First-Order, Second-Order Expressions, and Delimiters in Languages

This article non-rigorously examines a simple observation about “languages (loosely defined as a series of expressions that are evaluated) by revealing a fundamental duality between first-order and second-order expressions. All opinions herein are solely our own and do not express the views or opinions of our employer.

There seems to be a pattern in languages (in the broadest sense in the context of this article: a series of symbols that are evaluated or interpreted): a duality between first-order expressions and second-order expressions that have different purposes but paradoxically use the same symbols.

This observation is probably self-evident, but we have not seen it explicitly formulated:

  • A language primarily uses first-order expressions, which are intended to be evaluated. A human reader evaluates a human language to produce a representation of the world. An example of a first-order expression in English is: It is raining outside.

  • A language also needs to represent information used in a capacity different from first-order expressions. This information is represented with second-order expressions. Example: “And what is the use of a book,” thought Alice, “without pictures or conversations?”. In this context, this expression has a different purpose: it represents what someone other than the narrator is thinking or saying.

  • First- and second-order expressions use the same symbols (for instance, the English alphabet).

  • First- and second-order expressions are separated with delimiters. Only delimiters identify if an expression is of the first-order kind or of the second-order one. In other words, they signal a transition between purposes.

  • A language evaluator (e.g., someone reading a sentence) needs the delimiters to switch between first-order and second-order purposes.

This observation can be applied to many forms of languages. We suggest three of them: natural language, artificial language, and genetic code.

  • Since antiquity (for example, ḏd-mdw in Ancient Egypt), human language has used this mechanism to report what someone other than the narrator says. In English, the delimiters are the quotation marks.

  • Many programming languages use this approach to distinguish between evaluated and represented statements. Examples in Python: print(1 + 1) → 2 v. print('1 + 1') → 1 + 1.

    LISP uses an apostrophe (or QUOTE). Quine programs are characteristic of this approach: they usually duplicate and combine first-order symbols (the code evaluated by the computer) and second-order symbols (the code represented by the computer) to blur the line between them as they output the exact representation of the evaluated code. The delimiters are usually quotation marks, too.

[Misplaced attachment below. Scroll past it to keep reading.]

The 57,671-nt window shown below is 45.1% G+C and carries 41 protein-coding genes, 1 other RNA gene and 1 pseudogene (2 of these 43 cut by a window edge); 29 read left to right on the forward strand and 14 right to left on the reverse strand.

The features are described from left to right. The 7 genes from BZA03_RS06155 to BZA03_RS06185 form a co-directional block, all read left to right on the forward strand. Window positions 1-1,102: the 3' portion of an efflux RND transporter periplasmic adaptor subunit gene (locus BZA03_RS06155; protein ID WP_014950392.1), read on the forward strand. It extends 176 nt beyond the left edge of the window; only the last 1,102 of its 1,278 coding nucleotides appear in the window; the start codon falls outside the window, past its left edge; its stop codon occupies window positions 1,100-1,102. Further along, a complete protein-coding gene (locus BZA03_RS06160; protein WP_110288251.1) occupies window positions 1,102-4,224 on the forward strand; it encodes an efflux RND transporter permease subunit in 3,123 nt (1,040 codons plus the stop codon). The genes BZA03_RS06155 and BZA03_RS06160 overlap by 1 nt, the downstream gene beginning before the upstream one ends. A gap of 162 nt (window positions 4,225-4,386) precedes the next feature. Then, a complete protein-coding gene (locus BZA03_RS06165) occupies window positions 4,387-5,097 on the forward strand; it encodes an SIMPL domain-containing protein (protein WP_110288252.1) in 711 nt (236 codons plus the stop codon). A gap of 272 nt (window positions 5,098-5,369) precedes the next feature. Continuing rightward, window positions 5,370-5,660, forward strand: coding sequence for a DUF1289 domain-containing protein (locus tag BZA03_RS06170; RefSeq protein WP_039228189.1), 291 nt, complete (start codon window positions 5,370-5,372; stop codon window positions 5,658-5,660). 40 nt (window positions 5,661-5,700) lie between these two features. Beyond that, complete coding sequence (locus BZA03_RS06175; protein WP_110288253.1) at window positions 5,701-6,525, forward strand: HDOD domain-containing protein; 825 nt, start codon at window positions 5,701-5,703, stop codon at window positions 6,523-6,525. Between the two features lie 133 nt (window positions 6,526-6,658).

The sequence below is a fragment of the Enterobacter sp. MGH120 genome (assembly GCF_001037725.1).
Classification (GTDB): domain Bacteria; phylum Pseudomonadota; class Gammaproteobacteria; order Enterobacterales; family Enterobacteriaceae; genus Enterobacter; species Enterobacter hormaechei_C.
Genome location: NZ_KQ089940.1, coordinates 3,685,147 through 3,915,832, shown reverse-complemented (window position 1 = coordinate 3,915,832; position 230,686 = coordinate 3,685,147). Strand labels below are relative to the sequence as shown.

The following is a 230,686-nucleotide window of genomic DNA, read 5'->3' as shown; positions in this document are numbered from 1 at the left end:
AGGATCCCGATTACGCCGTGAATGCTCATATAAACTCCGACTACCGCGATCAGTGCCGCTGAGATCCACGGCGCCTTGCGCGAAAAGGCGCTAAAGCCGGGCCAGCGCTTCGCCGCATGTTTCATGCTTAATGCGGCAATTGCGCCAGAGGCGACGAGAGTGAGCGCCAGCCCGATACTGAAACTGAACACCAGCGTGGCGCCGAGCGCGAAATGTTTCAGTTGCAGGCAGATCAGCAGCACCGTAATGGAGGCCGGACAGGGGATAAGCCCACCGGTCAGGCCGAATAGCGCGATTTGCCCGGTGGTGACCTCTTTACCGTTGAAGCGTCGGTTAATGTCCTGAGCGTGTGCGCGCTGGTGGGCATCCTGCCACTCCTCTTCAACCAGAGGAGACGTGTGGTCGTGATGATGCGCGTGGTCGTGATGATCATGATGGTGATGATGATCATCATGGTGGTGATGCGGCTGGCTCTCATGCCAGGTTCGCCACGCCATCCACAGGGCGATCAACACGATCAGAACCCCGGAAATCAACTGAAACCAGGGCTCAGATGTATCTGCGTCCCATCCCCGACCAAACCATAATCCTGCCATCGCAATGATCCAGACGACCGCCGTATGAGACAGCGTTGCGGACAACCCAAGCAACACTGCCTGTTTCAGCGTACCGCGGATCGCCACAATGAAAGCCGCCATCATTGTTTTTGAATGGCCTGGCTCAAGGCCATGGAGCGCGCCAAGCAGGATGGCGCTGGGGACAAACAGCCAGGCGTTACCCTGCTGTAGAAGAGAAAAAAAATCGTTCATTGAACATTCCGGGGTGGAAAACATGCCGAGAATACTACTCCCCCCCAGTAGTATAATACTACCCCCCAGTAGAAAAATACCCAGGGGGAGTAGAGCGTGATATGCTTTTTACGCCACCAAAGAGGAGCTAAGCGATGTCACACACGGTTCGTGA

• When viewing DNA as a language, a similar mechanism appears to be in place. Palindrome-like sequences act as delimiters to identify segments with a different purpose than the rest of the DNA. For instance, when a bacteria is infected by a virus, it can store part of the DNA of the latter—in segments named “spacers”—(second-order expression) into its own DNA (first-order expression). Precisely because they are second-order expressions, these spacers are not evaluated but ultimately (after their transcription) used as signatures by Cas9 to detect known invading viruses. They act as a genetic memory (i.e., they represent information). More generally, CRISPR embodies this duality.

    In the scientific literature, analogies with human language focus mainly on the palindromic features (for example, this parallel with the Sator square). While this is true, we believe a more meaningful analogy would be to compare them with quotation marks. Because genetic code has a limited set of “symbols,” it cannot express the delimiters with a special base: the palindromic disposition of the bases constitutes the delimiters. It is as if the English language did not use special characters but palindrome-like sequences instead as delimiters: She told him xyab It is raining outside aayx and therefore . . .. (In this example, xyab would represent the switch from first- to second-order expression [opening delimiter] and aayx, the transition from second- to first-order expression [closing delimiter]).

The following table summarizes this idea.

There are certainly more examples, and we notably wonder if there is a possible articulation between artificial intelligence and this duality:

  • Can models infer by themselves the existence of first- and second-order expressions and the role of delimiters in switching between them?

  • Could this duality be leveraged to reinforce models’ security by making them inherently distinguish pure knowledge representation from information evaluation during the training stage?